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Report: Vasiliy Lomachenko vs. Teofimo Lopez in jeopardy over money dispute

Lopez reportedly wants more than the $1.2 million purse offered to him by Top Rank.

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Vasiliy Lomachenko v Jose Pedraza Photo by Al Bello/Getty Images

While the UFC is in an advantageous position and has thus done an excellent job of booking major title fights even during the COVID-19 pandemic, the same cannot be said for boxing promotions.

Top Rank Boxing has both Vasiliy Lomachenko (14-1, 10 KOs) and Teofimo Lopez (15-0, 12 KOs) on its roster, theoretically making it easier for them to stage a massive lightweight championship unification bout. If we weren’t in a pandemic, we almost certainly would’ve seen this fight happen already, but now it may not happen at all this year.

The Athletic’s Mike Coppinger says that the mega-clash is now in danger of falling apart due to Lopez’s displeasure over the reported “take it or leave it” purse offer of $1.2 million.

Earlier this week, Lomachenko accepted a financial package that will pay him in excess of $3.25 million for the clash, per sources, a concession from his contractual guarantee. Lopez, who turned 23 on Thursday, rejected an offer in excess of $1.2 million, per sources.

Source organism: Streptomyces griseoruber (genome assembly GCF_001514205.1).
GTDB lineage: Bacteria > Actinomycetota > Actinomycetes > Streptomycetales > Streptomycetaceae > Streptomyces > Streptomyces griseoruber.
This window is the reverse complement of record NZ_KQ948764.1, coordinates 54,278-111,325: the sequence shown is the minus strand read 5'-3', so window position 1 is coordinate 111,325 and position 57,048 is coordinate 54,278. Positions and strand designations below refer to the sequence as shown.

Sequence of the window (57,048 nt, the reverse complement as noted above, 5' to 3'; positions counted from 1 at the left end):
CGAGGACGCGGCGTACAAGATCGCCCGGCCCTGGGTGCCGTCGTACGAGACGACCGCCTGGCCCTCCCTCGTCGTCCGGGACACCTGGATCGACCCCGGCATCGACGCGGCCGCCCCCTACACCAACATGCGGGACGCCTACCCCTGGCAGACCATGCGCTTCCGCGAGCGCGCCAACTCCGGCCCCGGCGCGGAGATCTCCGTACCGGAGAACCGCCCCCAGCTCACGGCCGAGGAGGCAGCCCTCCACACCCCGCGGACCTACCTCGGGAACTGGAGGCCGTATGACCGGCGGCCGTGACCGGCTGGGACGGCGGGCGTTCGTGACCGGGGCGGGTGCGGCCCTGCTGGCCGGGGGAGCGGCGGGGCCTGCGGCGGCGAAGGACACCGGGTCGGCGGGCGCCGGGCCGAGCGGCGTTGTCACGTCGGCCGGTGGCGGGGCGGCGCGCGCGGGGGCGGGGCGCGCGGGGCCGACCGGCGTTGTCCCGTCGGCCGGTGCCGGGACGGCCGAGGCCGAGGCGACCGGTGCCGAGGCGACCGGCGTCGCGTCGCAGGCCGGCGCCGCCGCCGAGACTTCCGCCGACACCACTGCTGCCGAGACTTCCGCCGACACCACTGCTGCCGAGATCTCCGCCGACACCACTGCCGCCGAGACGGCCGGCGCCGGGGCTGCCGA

$1.2 million would be a career-high for Lopez, who is the reigning IBF champion after taking the title away from Richard Commey last December. He received a $500,000 purse for the Commey bout, with his eyes on Lomachenko in 2020.

Interestingly enough, this October 3rd bout was under consideration to air on ESPN television instead of ESPN PPV. However, with no income streams such as pay-per-view revenue, gate revenue, site fees, etc. it creates a difficult economic situation for boxing promoters, whose bottom lines are not exactly the same as the UFC. Top Rank does have a deal with ESPN but it’s also much smaller than the UFC’s contract, so it’s not as if they have massive guaranteed sums per event.

As such, we are seeing promoters across the boxing world struggling to make massive fights because star boxers are being told they may have to take paycuts, and those boxers are pushing back. Under normal circumstances, Lopez and Lomachenko would each command larger purses, but these are not normal times and the normal sources of income that help make these events either profitable or at least break even are currently shut off.

Let’s hope there’s a way to salvage this mega-fight, which would determine the #1 lightweight in the world and unify three of the four major belts. Perhaps putting this on pay-per-view to create the potential for PPV points for both men is the way to go, but that’s not exactly consumer friendly.

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